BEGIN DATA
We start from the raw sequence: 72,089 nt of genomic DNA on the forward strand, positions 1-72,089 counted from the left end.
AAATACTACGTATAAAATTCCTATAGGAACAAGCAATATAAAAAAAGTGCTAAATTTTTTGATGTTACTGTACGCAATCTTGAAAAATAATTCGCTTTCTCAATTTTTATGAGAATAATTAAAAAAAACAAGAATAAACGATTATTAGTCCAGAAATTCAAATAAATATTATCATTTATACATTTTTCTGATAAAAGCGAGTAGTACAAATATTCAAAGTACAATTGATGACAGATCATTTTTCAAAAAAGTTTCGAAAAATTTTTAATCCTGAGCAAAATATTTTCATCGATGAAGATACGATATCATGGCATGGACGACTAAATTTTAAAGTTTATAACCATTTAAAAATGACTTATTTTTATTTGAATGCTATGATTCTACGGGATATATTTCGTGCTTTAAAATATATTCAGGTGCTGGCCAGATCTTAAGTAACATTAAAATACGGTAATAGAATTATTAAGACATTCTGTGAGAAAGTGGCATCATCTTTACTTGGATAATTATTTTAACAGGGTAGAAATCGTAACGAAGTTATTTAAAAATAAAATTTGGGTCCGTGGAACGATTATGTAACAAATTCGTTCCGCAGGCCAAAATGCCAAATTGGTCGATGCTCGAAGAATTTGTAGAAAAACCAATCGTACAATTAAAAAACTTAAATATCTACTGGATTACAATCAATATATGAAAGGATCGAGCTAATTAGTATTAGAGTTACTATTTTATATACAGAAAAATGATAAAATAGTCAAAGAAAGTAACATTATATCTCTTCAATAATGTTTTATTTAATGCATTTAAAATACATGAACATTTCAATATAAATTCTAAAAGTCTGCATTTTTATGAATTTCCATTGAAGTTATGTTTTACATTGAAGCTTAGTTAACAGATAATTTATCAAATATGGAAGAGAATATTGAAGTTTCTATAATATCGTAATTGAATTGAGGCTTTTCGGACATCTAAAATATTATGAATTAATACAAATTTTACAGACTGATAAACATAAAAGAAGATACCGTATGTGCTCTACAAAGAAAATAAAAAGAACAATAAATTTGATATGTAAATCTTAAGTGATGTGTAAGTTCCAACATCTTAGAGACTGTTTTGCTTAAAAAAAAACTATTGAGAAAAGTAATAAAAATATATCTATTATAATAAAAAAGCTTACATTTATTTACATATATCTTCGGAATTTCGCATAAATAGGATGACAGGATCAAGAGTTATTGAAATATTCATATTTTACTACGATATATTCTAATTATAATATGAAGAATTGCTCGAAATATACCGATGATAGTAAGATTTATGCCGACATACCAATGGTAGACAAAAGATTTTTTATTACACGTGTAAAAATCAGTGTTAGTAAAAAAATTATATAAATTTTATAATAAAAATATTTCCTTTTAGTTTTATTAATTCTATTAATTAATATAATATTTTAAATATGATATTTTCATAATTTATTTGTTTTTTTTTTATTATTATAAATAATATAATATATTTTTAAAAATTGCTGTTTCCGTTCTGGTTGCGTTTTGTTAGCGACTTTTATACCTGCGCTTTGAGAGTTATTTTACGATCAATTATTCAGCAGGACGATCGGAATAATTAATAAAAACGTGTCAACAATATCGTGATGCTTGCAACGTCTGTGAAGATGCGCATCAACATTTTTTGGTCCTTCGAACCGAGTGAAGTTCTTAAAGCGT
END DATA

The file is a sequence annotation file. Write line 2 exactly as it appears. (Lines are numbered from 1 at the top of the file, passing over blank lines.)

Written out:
AAATACTACGTATAAAATTCCTATAGGAACAAGCAATATAAAAAAAGTGCTAAATTTTTTGATGTTACTGTACGCAATCTTGAAAAATAATTCGCTTTCTCAATTTTTATGAGAATAATTAAAAAAAACAAGAATAAACGATTATTAGTCCAGAAATTCAAATAAATATTATCATTTATACATTTTTCTGATAAAAGCGAGTAGTACAAATATTCAAAGTACAATTGATGACAGATCATTTTTCAAAAAAGTTTCGAAAAATTTTTAATCCTGAGCAAAATATTTTCATCGATGAAGATACGATATCATGGCATGGACGACTAAATTTTAAAGTTTATAACCATTTAAAAATGACTTATTTTTATTTGAATGCTATGATTCTACGGGATATATTTCGTGCTTTAAAATATATTCAGGTGCTGGCCAGATCTTAAGTAACATTAAAATACGGTAATAGAATTATTAAGACATTCTGTGAGAAAGTGGCATCATCTTTACTTGGATAATTATTTTAACAGGGTAGAAATCGTAACGAAGTTATTTAAAAATAAAATTTGGGTCCGTGGAACGATTATGTAACAAATTCGTTCCGCAGGCCAAAATGCCAAATTGGTCGATGCTCGAAGAATTTGTAGAAAAACCAATCGTACAATTAAAAAACTTAAATATCTACTGGATTACAATCAATATATGAAAGGATCGAGCTAATTAGTATTAGAGTTACTATTTTATATACAGAAAAATGATAAAATAGTCAAAGAAAGTAACATTATATCTCTTCAATAATGTTTTATTTAATGCATTTAAAATACATGAACATTTCAATATAAATTCTAAAAGTCTGCATTTTTATGAATTTCCATTGAAGTTATGTTTTACATTGAAGCTTAGTTAACAGATAATTTATCAAATATGGAAGAGAATATTGAAGTTTCTATAATATCGTAATTGAATTGAGGCTTTTCGGACATCTAAAATATTATGAATTAATACAAATTTTACAGACTGATAAACATAAAAGAAGATACCGTATGTGCTCTACAAAGAAAATAAAAAGAACAATAAATTTGATATGTAAATCTTAAGTGATGTGTAAGTTCCAACATCTTAGAGACTGTTTTGCTTAAAAAAAAACTATTGAGAAAAGTAATAAAAATATATCTATTATAATAAAAAAGCTTACATTTATTTACATATATCTTCGGAATTTCGCATAAATAGGATGACAGGATCAAGAGTTATTGAAATATTCATATTTTACTACGATATATTCTAATTATAATATGAAGAATTGCTCGAAATATACCGATGATAGTAAGATTTATGCCGACATACCAATGGTAGACAAAAGATTTTTTATTACACGTGTAAAAATCAGTGTTAGTAAAAAAATTATATAAATTTTATAATAAAAATATTTCCTTTTAGTTTTATTAATTCTATTAATTAATATAATATTTTAAATATGATATTTTCATAATTTATTTGTTTTTTTTTTATTATTATAAATAATATAATATATTTTTAAAAATTGCTGTTTCCGTTCTGGTTGCGTTTTGTTAGCGACTTTTATACCTGCGCTTTGAGAGTTATTTTACGATCAATTATTCAGCAGGACGATCGGAATAATTAATAAAAACGTGTCAACAATATCGTGATGCTTGCAACGTCTGTGAAGATGCGCATCAACATTTTTTGGTCCTTCGAACCGAGTGAAGTTCTTAAAGCGT